The sculptures of Marsha Pels | Sunday Observer

While much of Frieze New York is devoted to blue-chip companies, the “Frame” section for young galleries contains a very different vibe.

Presentations from galleries such as Dastan, Hannah Hoffman, Lomex, etc. can be found in this section of the fair, which caters to galleries that have been around for 10 years or less. In “Frame”, the bold work shines and can allow artists to be recognized at an early age.

“I love what ‘Frame’ can do for young artists,” said Sophie Mörner, founder and director of Company Gallery in New York and a member of the committee that selects galleries for Frieze.

“That’s why we thought it was important to feature only one artist.” At the company’s stand, two large, eye-catching sculptures by Sweden’s Cajsa von Zeipel were on display.

But Frame is an opportunity to celebrate an artist regardless of age. New York’s Lubov Gallery chose to focus on the works of Marsha Pels, a 72-year-old artist who makes large, visceral sculptures.

When Pels’ work Fallout Necklace (2018) was featured as the only piece in her solo exhibition Solace in Lubov in 2020, it had been eight years since she last exhibited.

The sculpture, a giant aluminum necklace studded with portraits of world leaders instead of gemstones, filled an entire hall in Lubov. Since the show’s success, interest in Pels has resurfaced.

“Before Solace, it had been so long since she exhibited, so I wanted to keep the momentum going,” said Lubov owner and manager Francisco Correa Cordero.

This year, Lubov’s stand presents a trio of works covering a period of 15 years. Correa Cordero described the stand as a “mini-retrospective” that not only provides a long overview of his career, but also the story of his life.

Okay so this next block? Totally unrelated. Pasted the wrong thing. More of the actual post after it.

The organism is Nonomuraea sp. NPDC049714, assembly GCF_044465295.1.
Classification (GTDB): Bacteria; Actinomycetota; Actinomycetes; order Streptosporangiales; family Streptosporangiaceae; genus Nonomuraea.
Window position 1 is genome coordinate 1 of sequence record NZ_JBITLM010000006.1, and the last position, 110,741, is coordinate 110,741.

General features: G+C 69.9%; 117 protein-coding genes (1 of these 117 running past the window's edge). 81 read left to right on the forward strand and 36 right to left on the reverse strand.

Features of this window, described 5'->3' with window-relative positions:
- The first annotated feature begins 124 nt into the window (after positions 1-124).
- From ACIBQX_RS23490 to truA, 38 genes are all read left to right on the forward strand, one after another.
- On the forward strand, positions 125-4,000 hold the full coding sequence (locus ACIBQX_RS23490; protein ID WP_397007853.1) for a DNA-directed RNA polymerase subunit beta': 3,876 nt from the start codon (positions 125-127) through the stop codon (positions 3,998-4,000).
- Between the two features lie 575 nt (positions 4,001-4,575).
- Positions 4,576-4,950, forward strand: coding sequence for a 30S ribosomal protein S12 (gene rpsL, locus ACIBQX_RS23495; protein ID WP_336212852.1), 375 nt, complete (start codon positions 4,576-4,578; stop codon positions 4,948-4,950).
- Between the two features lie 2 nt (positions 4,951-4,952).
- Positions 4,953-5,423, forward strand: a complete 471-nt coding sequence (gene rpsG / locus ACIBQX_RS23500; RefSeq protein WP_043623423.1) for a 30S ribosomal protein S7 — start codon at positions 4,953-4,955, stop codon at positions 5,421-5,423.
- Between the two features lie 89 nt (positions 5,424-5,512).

Three works from his “Dead Mother, Dead Cowboy” series, produced between 2006 and 2008, recount a traumatic period in the artist’s life when his mother died. Shortly after, Pels’ boyfriend left her.

Pels will often use clothing as the focal point of his works. One of the works in the series, Ecorche, assembles his mother’s fur coats, on the back of which ten pairs of molded gloves line up like a strange, long ribcage, evoking his mother’s lost touch.

Her boyfriend’s ghost also lives in the items he left behind, namely a motorcycle, combat boots, and a pair of gloves. For Dead Cowboy, Pels once again refashions the clothes to become not just a prop but a replacement body.

A ribcage is added around the frame of the bike, and a spine springs from the handlebars, which then bears a smiling skull, wrapped in a scarf hanging in an eternal wind.

Pels’ memory paradox of his ex is immortalized – he’s always gone, always up for it, but his sight never strays. Instead, it’s as present and solid as the rubber, resin, and steel she fashions for her totem.